It’s that breathtaking feeling you get looking out the window of a night plane, when you have that moment of awe at all the tiny yellow lights in the distance and think, “Wow, the city looks like this.”
Photographer SeongJoon Cho calls this “rediscovery” or the “ability to find new angles in a familiar image” and uses his drone to return you to that feeling over and over again.
Back in 2011, SeongJoon visited an exhibition of aerial photographer Yann Arthus-Bertrand. Struck by the Frenchman’s images, he began to dream of capturing Korea from above and from a Korean point of view. Fast forward a few years and, in 2014, that dream finally become a reality when SeongJoon begged his wife to let him invest in a $14,000 DJI S1000 drone he himself wasn’t sure how to use. “I had to take lessons from an expert and practice by myself for a good two to three months. And in many ways, it’s a lot like driving a car,” explained SeongJoon, who is now head of his own multimedia company called Drone Images and a photographer for Bloomberg.
Though SeongJoon has photographed everything from the 2000 Sydney Olympics to life in Bangladesh, he speaks with enthusiasm about life close at hand. “Look at the photo of Seoul Olympic Park—the one that looks like a mural on the wall. Did you ever know that it could look like that?” he excitedly exclaimed when we met up. Without the two pedestrian shadows and the streetlight in the far corner, it is indeed difficult to recognize that the tiles on the floor belong to a park you might have passed dozens of times. “The photo I really dreamt of was that one of Haeundae,” he said, as he pointed out the beautiful blue ocean that’s often overlooked on the tourist-filled Busan beach.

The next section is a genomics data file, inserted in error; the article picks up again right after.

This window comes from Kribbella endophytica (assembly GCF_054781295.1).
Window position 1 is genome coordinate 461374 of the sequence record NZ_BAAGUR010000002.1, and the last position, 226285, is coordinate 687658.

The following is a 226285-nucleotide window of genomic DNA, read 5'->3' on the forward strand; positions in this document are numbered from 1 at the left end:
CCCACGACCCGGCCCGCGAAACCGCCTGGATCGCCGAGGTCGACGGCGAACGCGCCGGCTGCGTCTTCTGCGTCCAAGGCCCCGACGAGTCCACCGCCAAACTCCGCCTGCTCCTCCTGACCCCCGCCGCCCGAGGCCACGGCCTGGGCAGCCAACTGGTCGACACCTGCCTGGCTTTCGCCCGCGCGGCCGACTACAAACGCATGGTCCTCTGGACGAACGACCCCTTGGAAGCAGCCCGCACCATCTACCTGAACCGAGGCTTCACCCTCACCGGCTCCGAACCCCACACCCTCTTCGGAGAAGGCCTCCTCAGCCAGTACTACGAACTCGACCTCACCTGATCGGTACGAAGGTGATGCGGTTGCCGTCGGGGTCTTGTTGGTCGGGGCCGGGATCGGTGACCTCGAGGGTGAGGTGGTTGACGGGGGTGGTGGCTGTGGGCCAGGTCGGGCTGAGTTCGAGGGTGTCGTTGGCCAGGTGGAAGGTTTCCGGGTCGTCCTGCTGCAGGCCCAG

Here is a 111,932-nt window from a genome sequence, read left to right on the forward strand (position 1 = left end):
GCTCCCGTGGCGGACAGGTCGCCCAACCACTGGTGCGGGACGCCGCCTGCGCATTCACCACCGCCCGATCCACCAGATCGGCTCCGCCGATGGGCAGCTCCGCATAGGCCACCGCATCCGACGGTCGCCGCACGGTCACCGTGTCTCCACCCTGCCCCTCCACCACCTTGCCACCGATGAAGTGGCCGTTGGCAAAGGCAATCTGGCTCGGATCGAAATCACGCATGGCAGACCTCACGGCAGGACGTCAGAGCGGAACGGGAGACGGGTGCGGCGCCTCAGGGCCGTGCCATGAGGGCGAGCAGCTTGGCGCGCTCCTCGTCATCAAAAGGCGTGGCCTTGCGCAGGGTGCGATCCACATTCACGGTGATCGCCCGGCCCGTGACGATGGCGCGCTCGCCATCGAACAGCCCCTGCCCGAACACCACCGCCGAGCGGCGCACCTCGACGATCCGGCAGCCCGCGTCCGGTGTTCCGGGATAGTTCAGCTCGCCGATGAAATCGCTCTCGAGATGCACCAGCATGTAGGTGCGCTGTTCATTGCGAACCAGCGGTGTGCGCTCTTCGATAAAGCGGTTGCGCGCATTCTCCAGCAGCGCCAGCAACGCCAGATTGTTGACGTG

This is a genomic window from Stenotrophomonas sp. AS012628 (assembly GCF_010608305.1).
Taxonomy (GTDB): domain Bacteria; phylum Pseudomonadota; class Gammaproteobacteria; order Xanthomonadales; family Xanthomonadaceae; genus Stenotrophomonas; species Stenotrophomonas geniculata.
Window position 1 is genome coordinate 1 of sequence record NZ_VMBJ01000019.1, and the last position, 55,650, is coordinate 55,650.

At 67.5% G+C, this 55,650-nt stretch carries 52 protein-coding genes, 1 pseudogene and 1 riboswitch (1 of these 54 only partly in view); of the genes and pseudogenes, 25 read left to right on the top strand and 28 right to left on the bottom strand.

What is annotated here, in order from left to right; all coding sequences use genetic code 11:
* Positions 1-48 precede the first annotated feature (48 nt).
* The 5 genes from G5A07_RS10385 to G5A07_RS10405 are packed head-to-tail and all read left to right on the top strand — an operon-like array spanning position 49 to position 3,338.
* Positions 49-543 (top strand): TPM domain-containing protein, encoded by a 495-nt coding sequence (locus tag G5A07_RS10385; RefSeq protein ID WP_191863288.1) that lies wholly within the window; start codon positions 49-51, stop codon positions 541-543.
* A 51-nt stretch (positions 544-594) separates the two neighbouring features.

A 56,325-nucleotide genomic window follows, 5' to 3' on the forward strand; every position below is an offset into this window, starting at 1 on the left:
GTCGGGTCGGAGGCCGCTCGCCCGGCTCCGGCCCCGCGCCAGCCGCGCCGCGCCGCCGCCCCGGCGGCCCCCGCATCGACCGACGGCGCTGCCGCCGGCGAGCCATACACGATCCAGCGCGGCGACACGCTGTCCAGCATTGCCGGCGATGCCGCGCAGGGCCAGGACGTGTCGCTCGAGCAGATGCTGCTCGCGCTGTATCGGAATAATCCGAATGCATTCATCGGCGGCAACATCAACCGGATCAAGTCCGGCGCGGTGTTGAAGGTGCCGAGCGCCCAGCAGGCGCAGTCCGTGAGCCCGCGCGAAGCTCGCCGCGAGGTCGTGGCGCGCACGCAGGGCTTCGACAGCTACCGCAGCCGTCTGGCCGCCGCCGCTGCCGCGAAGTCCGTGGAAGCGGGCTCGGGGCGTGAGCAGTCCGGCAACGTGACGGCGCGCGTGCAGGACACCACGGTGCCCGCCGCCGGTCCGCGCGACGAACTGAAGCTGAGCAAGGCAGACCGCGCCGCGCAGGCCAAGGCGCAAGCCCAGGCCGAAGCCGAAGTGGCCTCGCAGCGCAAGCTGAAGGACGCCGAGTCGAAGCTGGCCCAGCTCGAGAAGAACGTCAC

However, capturing the photo is no easy affair. Not only does he have to get approval from the local government and aviation control (e.g., Capital Command Defense and the Defense Ministry), he often has to worry about the crowds of people curious about his gadget as well as having to consider the frame, lighting and composition of the photo. “Every time I go somewhere crowded, like Haeundae, people want to know where I got my camera and how much it cost,” SeongJoon explained. (He also advises that amateur drone photographers make the safety of others their top priority.)
SeongJoon often plans in advance with Google Maps or with a Sky Map before photographing. However, when asked where he would like to photograph the most, he named a place full of new angles to discover—North Korea. “A lot of the North Korean countryside can be likened to [South Korea] in the ‘70s and ‘80s, and I would love to capture [it] just once before it disappears.”